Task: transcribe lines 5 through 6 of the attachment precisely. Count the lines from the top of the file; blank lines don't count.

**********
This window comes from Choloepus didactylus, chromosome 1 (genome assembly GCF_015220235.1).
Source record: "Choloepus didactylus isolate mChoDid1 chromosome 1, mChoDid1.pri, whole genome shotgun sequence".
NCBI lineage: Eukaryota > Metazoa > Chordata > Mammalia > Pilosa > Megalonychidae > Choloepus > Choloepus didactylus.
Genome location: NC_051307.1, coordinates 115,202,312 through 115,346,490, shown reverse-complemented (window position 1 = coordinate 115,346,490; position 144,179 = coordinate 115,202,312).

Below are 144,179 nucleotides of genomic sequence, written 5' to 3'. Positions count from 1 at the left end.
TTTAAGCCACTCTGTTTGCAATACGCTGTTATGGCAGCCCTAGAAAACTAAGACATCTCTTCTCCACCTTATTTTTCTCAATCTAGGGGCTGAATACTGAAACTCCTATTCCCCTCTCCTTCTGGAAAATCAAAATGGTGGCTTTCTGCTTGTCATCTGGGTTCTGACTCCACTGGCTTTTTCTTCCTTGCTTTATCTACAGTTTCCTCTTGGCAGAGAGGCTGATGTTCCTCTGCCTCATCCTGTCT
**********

Below are 144,179 nucleotides of genomic sequence, written 5' to 3'. Positions count from 1 at the left end.
TTTAAGCCACTCTGTTTGCAATACGCTGTTATGGCAGCCCTAGAAAACTAAGACATCTCTTCTCCACCTTATTTTTCTCAATCTAGGGGCTGAATACTGAAACTCCTATTCCCCTCTCCTTCTGGAAAATCAAAATGGTGGCTTTCTGCTTGTCATCTGGGTTCTGACTCCACTGGCTTTTTCTTCCTTGCTTTATCTACAGTTTCCTCTTGGCAGAGAGGCTGATGTTCCTCTGCCTCATCCTGTCT